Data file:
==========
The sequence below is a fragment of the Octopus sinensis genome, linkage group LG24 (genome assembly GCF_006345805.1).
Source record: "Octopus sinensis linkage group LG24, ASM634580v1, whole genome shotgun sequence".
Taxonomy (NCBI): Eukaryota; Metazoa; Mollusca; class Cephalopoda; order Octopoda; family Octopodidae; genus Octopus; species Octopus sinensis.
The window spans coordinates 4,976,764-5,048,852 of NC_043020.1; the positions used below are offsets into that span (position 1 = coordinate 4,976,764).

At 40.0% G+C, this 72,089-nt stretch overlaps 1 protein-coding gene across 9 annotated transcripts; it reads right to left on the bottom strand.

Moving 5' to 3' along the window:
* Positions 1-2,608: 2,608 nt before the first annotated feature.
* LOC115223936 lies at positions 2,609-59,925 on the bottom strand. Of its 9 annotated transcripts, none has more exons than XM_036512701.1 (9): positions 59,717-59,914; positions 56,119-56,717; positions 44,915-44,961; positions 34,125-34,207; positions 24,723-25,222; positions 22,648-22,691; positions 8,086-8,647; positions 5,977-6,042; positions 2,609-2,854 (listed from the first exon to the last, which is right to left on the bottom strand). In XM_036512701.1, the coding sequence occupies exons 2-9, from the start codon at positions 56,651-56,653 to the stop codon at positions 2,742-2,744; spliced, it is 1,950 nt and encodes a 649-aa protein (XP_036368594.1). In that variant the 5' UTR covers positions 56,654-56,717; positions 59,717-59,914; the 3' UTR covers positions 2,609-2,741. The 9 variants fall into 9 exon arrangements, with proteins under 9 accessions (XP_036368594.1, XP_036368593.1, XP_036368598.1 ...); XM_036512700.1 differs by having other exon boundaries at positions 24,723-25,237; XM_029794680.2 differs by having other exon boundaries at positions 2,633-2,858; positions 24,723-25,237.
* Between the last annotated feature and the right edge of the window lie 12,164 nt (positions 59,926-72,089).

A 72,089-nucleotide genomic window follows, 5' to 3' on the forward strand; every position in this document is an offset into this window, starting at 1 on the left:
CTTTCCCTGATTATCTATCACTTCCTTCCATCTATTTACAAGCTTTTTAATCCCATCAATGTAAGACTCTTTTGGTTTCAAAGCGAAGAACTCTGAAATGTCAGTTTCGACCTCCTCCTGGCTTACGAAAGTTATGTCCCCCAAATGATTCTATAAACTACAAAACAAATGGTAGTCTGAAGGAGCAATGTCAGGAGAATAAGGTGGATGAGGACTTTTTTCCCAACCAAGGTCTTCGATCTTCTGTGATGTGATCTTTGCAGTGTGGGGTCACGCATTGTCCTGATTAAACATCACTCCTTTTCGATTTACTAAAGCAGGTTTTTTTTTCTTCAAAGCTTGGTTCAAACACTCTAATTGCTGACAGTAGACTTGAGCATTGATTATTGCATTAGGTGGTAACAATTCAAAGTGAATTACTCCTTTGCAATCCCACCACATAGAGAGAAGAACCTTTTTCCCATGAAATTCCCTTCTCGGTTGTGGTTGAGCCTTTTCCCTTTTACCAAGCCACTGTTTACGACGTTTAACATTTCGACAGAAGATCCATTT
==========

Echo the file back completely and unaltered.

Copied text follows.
The sequence below is a fragment of the Octopus sinensis genome, linkage group LG24 (genome assembly GCF_006345805.1).
Source record: "Octopus sinensis linkage group LG24, ASM634580v1, whole genome shotgun sequence".
Taxonomy (NCBI): Eukaryota; Metazoa; Mollusca; class Cephalopoda; order Octopoda; family Octopodidae; genus Octopus; species Octopus sinensis.
The window spans coordinates 4,976,764-5,048,852 of NC_043020.1; the positions used below are offsets into that span (position 1 = coordinate 4,976,764).

At 40.0% G+C, this 72,089-nt stretch overlaps 1 protein-coding gene across 9 annotated transcripts; it reads right to left on the bottom strand.

Moving 5' to 3' along the window:
* Positions 1-2,608: 2,608 nt before the first annotated feature.
* LOC115223936 lies at positions 2,609-59,925 on the bottom strand. Of its 9 annotated transcripts, none has more exons than XM_036512701.1 (9): positions 59,717-59,914; positions 56,119-56,717; positions 44,915-44,961; positions 34,125-34,207; positions 24,723-25,222; positions 22,648-22,691; positions 8,086-8,647; positions 5,977-6,042; positions 2,609-2,854 (listed from the first exon to the last, which is right to left on the bottom strand). In XM_036512701.1, the coding sequence occupies exons 2-9, from the start codon at positions 56,651-56,653 to the stop codon at positions 2,742-2,744; spliced, it is 1,950 nt and encodes a 649-aa protein (XP_036368594.1). In that variant the 5' UTR covers positions 56,654-56,717; positions 59,717-59,914; the 3' UTR covers positions 2,609-2,741. The 9 variants fall into 9 exon arrangements, with proteins under 9 accessions (XP_036368594.1, XP_036368593.1, XP_036368598.1 ...); XM_036512700.1 differs by having other exon boundaries at positions 24,723-25,237; XM_029794680.2 differs by having other exon boundaries at positions 2,633-2,858; positions 24,723-25,237.
* Between the last annotated feature and the right edge of the window lie 12,164 nt (positions 59,926-72,089).

A 72,089-nucleotide genomic window follows, 5' to 3' on the forward strand; every position in this document is an offset into this window, starting at 1 on the left:
CTTTCCCTGATTATCTATCACTTCCTTCCATCTATTTACAAGCTTTTTAATCCCATCAATGTAAGACTCTTTTGGTTTCAAAGCGAAGAACTCTGAAATGTCAGTTTCGACCTCCTCCTGGCTTACGAAAGTTATGTCCCCCAAATGATTCTATAAACTACAAAACAAATGGTAGTCTGAAGGAGCAATGTCAGGAGAATAAGGTGGATGAGGACTTTTTTCCCAACCAAGGTCTTCGATCTTCTGTGATGTGATCTTTGCAGTGTGGGGTCACGCATTGTCCTGATTAAACATCACTCCTTTTCGATTTACTAAAGCAGGTTTTTTTTTCTTCAAAGCTTGGTTCAAACACTCTAATTGCTGACAGTAGACTTGAGCATTGATTATTGCATTAGGTGGTAACAATTCAAAGTGAATTACTCCTTTGCAATCCCACCACATAGAGAGAAGAACCTTTTTCCCATGAAATTCCCTTCTCGGTTGTGGTTGAGCCTTTTCCCTTTTACCAAGCCACTGTTTACGACGTTTAACATTTCGACAGAAGATCCATTT